“You’ve damaged yourself, you’ve damaged another person, you’ve damaged your peers and, quite honestly, you’ve damaged your own race. You damaged your own race.

“If you want . . . anybody else to respect you and not be afraid when they see you walking down the street, then leave the innocent people who are walking down the street minding their own damn business. Leave them alone.”

“Parents, get your act together. You need to get hold of your kids before we have to.”

“A particular problem in the black community is we have too many men making too many babies that they don’t want to take care of,” he preached to applause. “We end up dealing with your children.

“They’re lawless. They act with ignorance. They don’t care about anybody else, and their behavior is outrageous. Well, we’re not going to tolerate that.”

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Nutter’s speech also criticized black fathers for being nothing more than “sperm donors and ATMs” and was, considering the context, about as hard-hitting and brash as possible (he was in a church after all, so one wouldn’t exactly expect him to go on an expletive-filled tirade). At a news conference on Monday, as if to explicitly negate the “root cause” thesis that Hanson so clearly despises, Nutter even went on the record as saying “I don’t care what your economic status is in life, you do not have a right to beat someone’s ass on the street.” Indeed Nutter’s speech was so-over-the-top that he actually drew criticism from a columnist for the Philadelphia Inquirer.

Now I’m not arguing that Nutter is right, nor am I defending (or attacking) his approach. I don’t want to get into the argument over what an appropriate response to youth violence is. What I am simply pointing out is that it is 100% factually inaccurate, absolutely and completely wrong, to argue that Michael Nutter is some lily-livered liberal who blames everything on “root causes” and who doesn’t see the flash mob violence as criminality. Indeed it’s very hard to see how Nutter’s speech, in which he spoke positively of the role of religion in his own personal development, demanded that people take responsibility for their own actions, and encouraged fathers to play a positive role in the lives of their children, differs in any way from what a Republican would say in the same situation.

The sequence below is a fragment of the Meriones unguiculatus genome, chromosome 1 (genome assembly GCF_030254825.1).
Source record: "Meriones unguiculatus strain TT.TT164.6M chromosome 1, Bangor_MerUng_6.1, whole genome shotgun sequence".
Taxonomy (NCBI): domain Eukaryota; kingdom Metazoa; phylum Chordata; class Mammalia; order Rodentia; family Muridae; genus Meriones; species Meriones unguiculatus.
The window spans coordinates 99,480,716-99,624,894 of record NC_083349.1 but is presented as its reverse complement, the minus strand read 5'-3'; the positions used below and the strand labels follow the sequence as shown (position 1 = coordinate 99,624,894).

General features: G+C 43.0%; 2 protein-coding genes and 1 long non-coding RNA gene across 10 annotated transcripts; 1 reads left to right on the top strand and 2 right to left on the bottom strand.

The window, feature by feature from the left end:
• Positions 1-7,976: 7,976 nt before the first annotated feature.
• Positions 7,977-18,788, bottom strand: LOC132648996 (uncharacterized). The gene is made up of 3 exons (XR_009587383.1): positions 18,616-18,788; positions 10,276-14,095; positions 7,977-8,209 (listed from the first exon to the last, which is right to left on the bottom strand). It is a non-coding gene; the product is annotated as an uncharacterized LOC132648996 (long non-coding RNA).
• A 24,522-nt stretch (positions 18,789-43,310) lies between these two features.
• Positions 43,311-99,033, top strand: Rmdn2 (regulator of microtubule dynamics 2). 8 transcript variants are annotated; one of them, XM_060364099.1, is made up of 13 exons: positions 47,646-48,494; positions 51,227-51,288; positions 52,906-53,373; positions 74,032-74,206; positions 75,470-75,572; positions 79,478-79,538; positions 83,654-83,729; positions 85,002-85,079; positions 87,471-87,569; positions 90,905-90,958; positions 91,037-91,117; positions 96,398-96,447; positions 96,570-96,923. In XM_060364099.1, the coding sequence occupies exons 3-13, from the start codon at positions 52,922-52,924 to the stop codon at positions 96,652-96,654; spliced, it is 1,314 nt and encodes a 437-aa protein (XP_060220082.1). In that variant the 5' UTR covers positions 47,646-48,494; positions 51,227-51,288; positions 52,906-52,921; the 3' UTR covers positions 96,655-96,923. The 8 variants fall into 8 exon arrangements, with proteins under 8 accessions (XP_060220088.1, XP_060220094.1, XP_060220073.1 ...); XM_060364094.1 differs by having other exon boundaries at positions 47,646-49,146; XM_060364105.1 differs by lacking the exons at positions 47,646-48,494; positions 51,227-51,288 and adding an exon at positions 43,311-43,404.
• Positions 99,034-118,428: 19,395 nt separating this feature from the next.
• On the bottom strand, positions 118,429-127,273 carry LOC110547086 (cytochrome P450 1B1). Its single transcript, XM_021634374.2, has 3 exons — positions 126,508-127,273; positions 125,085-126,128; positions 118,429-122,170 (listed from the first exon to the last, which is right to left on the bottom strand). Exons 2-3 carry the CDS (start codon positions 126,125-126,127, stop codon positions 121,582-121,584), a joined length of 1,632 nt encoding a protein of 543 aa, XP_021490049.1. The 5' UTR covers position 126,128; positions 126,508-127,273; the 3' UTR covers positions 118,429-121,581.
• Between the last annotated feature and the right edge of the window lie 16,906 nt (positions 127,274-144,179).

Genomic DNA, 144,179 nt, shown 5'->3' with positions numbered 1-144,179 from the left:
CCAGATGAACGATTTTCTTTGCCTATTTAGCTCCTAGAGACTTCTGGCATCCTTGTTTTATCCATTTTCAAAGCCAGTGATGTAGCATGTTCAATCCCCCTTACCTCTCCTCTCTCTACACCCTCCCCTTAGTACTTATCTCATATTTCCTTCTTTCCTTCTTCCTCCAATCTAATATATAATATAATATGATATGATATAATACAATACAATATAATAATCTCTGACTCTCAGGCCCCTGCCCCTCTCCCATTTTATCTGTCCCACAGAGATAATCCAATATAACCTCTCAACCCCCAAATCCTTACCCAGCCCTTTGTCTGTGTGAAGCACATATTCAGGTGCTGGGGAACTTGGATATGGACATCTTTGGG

I mean, honestly, if you sat down a bunch of conservative writers, or the Republican version of Aaron Sorkin, and said, “Write a speech about personal responsibility that you would love to hear delivered by the African American mayor of a major east coast city,” would it differ in any substantive way from the speech that Nutter actually gave?

It turns out that if you only read Hanson’s post you would know less than you knew before reading it. You would come away thinking that the mayor of Philadelphia was a quisling and an idiot. In this way Hanson’s commentary, like that of many of his comrades, is negative value added — you understand less about the world, and have a poorer understanding of objective facts, after you read it than you did before doing so.

In the grand scheme of things, this is a relatively minor error. Hanson has, of course, been just as wrong about much more important issues dozens of time over the past decade. But this little episode is highly suggestive — Hanson is so sloppy and hackneyed in his writing, so ready to unquestioningly parrot cheap caricatures, that he cannot even recognize when someone is taking his side in an argument. Judging by the basis of what he has said and done, Michael Nutter is just about the worst possible example of the “paralysis” of Western society. That Hanson is incapable of recognizing this says everything you need to know about the extent to which he cares about truth or about informing his readers.